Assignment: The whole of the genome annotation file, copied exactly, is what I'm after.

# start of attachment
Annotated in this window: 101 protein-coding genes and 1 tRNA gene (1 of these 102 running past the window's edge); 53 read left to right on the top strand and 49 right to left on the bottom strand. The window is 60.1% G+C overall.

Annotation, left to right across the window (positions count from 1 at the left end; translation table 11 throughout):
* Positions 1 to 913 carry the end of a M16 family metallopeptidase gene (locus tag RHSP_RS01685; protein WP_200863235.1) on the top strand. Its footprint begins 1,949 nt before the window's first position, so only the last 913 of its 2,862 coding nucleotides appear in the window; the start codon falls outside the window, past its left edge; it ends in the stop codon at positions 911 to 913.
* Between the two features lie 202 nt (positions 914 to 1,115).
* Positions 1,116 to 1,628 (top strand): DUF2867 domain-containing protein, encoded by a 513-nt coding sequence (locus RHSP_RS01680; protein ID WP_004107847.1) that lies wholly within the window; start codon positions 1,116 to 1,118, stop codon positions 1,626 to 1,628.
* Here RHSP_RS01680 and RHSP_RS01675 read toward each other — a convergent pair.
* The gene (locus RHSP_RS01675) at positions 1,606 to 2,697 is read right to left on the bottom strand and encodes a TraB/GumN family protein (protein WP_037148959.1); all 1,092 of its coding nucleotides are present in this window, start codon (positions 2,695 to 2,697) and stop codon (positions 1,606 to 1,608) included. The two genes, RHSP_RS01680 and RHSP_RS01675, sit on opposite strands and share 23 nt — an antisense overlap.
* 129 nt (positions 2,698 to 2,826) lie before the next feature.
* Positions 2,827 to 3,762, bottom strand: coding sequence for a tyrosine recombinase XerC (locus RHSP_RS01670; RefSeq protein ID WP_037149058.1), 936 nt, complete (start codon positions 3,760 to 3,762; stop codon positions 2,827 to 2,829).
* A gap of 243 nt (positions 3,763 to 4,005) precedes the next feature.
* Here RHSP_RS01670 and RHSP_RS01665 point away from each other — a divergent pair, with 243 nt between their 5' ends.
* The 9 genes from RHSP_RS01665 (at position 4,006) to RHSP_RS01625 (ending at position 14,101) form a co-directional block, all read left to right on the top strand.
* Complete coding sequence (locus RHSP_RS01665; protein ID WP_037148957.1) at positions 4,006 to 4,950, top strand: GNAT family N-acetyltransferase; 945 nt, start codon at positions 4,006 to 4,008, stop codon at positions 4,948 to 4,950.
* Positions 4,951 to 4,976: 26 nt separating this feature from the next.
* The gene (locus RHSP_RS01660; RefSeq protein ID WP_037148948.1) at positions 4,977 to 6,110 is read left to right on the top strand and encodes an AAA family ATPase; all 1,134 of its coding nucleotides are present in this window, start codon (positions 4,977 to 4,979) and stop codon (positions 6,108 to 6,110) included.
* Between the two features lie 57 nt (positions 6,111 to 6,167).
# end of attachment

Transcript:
Annotated in this window: 101 protein-coding genes and 1 tRNA gene (1 of these 102 running past the window's edge); 53 read left to right on the top strand and 49 right to left on the bottom strand. The window is 60.1% G+C overall.

Annotation, left to right across the window (positions count from 1 at the left end; translation table 11 throughout):
* Positions 1 to 913 carry the end of a M16 family metallopeptidase gene (locus tag RHSP_RS01685; protein WP_200863235.1) on the top strand. Its footprint begins 1,949 nt before the window's first position, so only the last 913 of its 2,862 coding nucleotides appear in the window; the start codon falls outside the window, past its left edge; it ends in the stop codon at positions 911 to 913.
* Between the two features lie 202 nt (positions 914 to 1,115).
* Positions 1,116 to 1,628 (top strand): DUF2867 domain-containing protein, encoded by a 513-nt coding sequence (locus RHSP_RS01680; protein ID WP_004107847.1) that lies wholly within the window; start codon positions 1,116 to 1,118, stop codon positions 1,626 to 1,628.
* Here RHSP_RS01680 and RHSP_RS01675 read toward each other — a convergent pair.
* The gene (locus RHSP_RS01675) at positions 1,606 to 2,697 is read right to left on the bottom strand and encodes a TraB/GumN family protein (protein WP_037148959.1); all 1,092 of its coding nucleotides are present in this window, start codon (positions 2,695 to 2,697) and stop codon (positions 1,606 to 1,608) included. The two genes, RHSP_RS01680 and RHSP_RS01675, sit on opposite strands and share 23 nt — an antisense overlap.
* 129 nt (positions 2,698 to 2,826) lie before the next feature.
* Positions 2,827 to 3,762, bottom strand: coding sequence for a tyrosine recombinase XerC (locus RHSP_RS01670; RefSeq protein ID WP_037149058.1), 936 nt, complete (start codon positions 3,760 to 3,762; stop codon positions 2,827 to 2,829).
* A gap of 243 nt (positions 3,763 to 4,005) precedes the next feature.
* Here RHSP_RS01670 and RHSP_RS01665 point away from each other — a divergent pair, with 243 nt between their 5' ends.
* The 9 genes from RHSP_RS01665 (at position 4,006) to RHSP_RS01625 (ending at position 14,101) form a co-directional block, all read left to right on the top strand.
* Complete coding sequence (locus RHSP_RS01665; protein ID WP_037148957.1) at positions 4,006 to 4,950, top strand: GNAT family N-acetyltransferase; 945 nt, start codon at positions 4,006 to 4,008, stop codon at positions 4,948 to 4,950.
* Positions 4,951 to 4,976: 26 nt separating this feature from the next.
* The gene (locus RHSP_RS01660; RefSeq protein ID WP_037148948.1) at positions 4,977 to 6,110 is read left to right on the top strand and encodes an AAA family ATPase; all 1,134 of its coding nucleotides are present in this window, start codon (positions 4,977 to 4,979) and stop codon (positions 6,108 to 6,110) included.
* Between the two features lie 57 nt (positions 6,111 to 6,167).